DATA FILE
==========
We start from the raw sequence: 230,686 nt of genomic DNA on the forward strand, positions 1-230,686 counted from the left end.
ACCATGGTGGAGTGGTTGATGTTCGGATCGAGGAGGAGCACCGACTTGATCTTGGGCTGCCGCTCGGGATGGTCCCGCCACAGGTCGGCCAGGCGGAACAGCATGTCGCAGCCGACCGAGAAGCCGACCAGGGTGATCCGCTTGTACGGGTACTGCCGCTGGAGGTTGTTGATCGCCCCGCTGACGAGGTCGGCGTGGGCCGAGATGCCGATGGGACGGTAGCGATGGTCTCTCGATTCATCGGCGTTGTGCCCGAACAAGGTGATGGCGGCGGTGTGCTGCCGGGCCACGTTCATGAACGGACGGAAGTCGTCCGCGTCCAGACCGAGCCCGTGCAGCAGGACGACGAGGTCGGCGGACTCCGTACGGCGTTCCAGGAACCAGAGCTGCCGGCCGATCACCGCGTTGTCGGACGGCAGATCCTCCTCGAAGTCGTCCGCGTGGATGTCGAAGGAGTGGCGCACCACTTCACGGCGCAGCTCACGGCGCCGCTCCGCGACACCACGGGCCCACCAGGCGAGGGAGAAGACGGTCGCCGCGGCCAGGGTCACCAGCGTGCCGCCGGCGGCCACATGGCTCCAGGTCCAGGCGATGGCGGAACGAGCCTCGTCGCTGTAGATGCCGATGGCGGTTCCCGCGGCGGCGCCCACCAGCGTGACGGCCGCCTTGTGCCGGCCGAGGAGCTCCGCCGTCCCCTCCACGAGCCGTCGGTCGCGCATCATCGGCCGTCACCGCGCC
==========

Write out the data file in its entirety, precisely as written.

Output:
We start from the raw sequence: 230,686 nt of genomic DNA on the forward strand, positions 1-230,686 counted from the left end.
ACCATGGTGGAGTGGTTGATGTTCGGATCGAGGAGGAGCACCGACTTGATCTTGGGCTGCCGCTCGGGATGGTCCCGCCACAGGTCGGCCAGGCGGAACAGCATGTCGCAGCCGACCGAGAAGCCGACCAGGGTGATCCGCTTGTACGGGTACTGCCGCTGGAGGTTGTTGATCGCCCCGCTGACGAGGTCGGCGTGGGCCGAGATGCCGATGGGACGGTAGCGATGGTCTCTCGATTCATCGGCGTTGTGCCCGAACAAGGTGATGGCGGCGGTGTGCTGCCGGGCCACGTTCATGAACGGACGGAAGTCGTCCGCGTCCAGACCGAGCCCGTGCAGCAGGACGACGAGGTCGGCGGACTCCGTACGGCGTTCCAGGAACCAGAGCTGCCGGCCGATCACCGCGTTGTCGGACGGCAGATCCTCCTCGAAGTCGTCCGCGTGGATGTCGAAGGAGTGGCGCACCACTTCACGGCGCAGCTCACGGCGCCGCTCCGCGACACCACGGGCCCACCAGGCGAGGGAGAAGACGGTCGCCGCGGCCAGGGTCACCAGCGTGCCGCCGGCGGCCACATGGCTCCAGGTCCAGGCGATGGCGGAACGAGCCTCGTCGCTGTAGATGCCGATGGCGGTTCCCGCGGCGGCGCCCACCAGCGTGACGGCCGCCTTGTGCCGGCCGAGGAGCTCCGCCGTCCCCTCCACGAGCCGTCGGTCGCGCATCATCGGCCGTCACCGCGCC